At my first lab meeting, I was both amused and mildly horrified to watch my PI compete in the Spicy Noodle Challenge. (Think instant noodles whose packaging has pictures of chili peppers with evil eyes. And a chicken breathing fire and holding an about-to-explode bomb.) At my second lab meeting, he walked in with a paper bag, pulling from it an assortment of hot sauces which he carefully laid out in order of spiciness and sampled one by one with wings from Heav Buffs.
When I sat down to chat with Dr. Jason Somarelli for the first time, I knew little about him besides that he had a ridiculously high tolerance for spicy food. I’m thankful to have had the opportunity to hear about his experiences and learn from his wisdom. These were a few of my takeaways:
1. Life is non-linear
Dr. Somarelli received a Bachelor’s degree from Nazareth College, a Master’s degree in biology from the State University of New York at Brockport, and a Ph.D. in Biological and Biomedical Sciences from Florida International University. After completing his post-doctoral training at Duke, he stayed at Duke as a Research Associate and is now a Medical Instructor at the Duke Medical Center and the Director of Research for the Duke Comparative Oncology Group. However, behind this seemingly straightforward, LinkedIn-simple chronology is a story of resilience in the face of disappointment, of a relentless pursuit of education despite a string of rejections from graduate schools, and of a professor at FIU who “believed in [him] when nobody else would.” When life took unexpected turns, Dr. Somarelli turned moments of rejection into opportunities to learn perseverance, a lesson I think must have contributed to Dr. Somarelli’s continued success as a scientist.
2. Science is hard, even for scientists.
“Challenges in science are constant. They’re challenges that you face professionally, but it feels like they’re directed at you, personally.” Dr. Somarelli explained the idea of Imposter’s Syndrome in the scientific community–how incredibly smart scientists feel like they don’t belong and fear being “exposed” as less intelligent than they really are. Tacked above Dr. Somarelli’s desk is an essay published in the Journal of Cell Science titled, “The importance of stupidity in scientific research.” My favorite quote from the article was this: “Science involves confronting our ‘absolute stupidity.’ That kind of stupidity is an existential fact, inherent in our efforts to push our way into the unknown” (Schwartz). After weeks of feeling stupid in the lab, “stupid” has taken on a new, more positive meaning for me, and I take comfort in knowing that embracing stupidity makes great scientists.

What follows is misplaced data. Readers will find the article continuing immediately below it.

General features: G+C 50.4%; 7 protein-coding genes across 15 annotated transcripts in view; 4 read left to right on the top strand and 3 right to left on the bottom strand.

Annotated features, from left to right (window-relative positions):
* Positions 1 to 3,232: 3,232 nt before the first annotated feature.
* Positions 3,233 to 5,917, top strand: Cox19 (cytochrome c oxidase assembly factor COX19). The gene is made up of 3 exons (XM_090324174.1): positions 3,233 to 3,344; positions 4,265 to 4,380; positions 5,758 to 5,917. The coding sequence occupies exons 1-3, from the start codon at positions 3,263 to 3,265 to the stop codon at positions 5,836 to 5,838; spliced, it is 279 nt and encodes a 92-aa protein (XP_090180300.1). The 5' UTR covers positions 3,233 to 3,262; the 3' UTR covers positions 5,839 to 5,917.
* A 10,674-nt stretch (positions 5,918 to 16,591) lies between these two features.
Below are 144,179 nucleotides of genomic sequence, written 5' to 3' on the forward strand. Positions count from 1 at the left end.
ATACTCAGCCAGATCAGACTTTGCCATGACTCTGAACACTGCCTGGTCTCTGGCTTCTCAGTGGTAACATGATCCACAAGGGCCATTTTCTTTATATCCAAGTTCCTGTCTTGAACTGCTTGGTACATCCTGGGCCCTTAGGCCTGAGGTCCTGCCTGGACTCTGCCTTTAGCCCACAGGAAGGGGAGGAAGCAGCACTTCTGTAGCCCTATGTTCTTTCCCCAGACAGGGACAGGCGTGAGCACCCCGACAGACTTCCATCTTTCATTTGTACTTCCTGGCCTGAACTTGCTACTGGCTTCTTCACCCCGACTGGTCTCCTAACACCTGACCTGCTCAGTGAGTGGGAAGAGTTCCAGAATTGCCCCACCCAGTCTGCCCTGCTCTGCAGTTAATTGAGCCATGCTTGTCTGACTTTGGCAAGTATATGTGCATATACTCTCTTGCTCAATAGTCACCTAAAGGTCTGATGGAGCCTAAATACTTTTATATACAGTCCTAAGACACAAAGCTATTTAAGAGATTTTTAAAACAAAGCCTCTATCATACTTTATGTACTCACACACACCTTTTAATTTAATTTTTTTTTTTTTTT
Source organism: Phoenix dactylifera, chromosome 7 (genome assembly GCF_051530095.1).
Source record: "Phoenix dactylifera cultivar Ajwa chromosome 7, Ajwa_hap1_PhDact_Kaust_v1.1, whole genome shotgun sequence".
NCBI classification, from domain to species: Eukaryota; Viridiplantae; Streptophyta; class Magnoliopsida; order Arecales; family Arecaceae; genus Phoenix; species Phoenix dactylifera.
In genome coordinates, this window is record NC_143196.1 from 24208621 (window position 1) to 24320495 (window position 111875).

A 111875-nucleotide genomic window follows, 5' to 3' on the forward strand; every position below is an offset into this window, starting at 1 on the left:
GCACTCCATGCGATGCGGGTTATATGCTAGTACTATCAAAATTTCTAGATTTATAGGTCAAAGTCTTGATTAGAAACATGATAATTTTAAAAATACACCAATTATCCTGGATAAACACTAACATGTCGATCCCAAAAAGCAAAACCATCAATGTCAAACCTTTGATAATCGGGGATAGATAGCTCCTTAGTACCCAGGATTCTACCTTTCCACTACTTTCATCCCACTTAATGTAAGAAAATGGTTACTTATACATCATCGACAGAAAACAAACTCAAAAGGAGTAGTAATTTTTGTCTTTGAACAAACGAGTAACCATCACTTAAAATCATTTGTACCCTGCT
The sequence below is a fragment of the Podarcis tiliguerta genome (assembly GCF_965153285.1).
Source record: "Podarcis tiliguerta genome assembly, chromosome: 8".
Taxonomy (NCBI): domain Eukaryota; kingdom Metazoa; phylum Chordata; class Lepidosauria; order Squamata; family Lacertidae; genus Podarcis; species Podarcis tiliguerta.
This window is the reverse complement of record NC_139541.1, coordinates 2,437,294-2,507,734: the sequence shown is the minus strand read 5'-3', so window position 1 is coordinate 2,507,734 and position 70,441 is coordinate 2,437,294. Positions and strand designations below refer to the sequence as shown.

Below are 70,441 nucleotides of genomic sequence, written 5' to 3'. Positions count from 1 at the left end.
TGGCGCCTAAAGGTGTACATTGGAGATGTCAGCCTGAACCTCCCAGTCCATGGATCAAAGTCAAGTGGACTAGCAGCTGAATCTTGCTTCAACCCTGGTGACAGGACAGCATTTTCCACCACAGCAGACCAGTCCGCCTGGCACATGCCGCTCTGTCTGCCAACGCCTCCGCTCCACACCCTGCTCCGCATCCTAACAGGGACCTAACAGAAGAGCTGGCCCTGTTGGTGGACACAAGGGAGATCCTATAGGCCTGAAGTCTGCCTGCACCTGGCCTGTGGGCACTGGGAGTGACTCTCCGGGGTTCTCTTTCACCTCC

3. Science should never be just about you.
One of Dr. Somarelli’s biggest goals is mentoring. “I don’t think I’m going to win a Nobel Prize, but I think my enthusiasm for what I do can bleed through onto people. If I can do that for enough talented people, one of them will be able to revolutionize something. Mentoring has far-reaching consequences,” he told me.
I’ll leave you with something Dr. Somarelli said that I found really beautiful–
“Science is a challenge because you don’t know what you’re doing all the time. It’s equally amazing for that reason.”
I’m so grateful for the opportunity to work with Dr. Somarelli this summer, and excited to witness some more spicy challenges!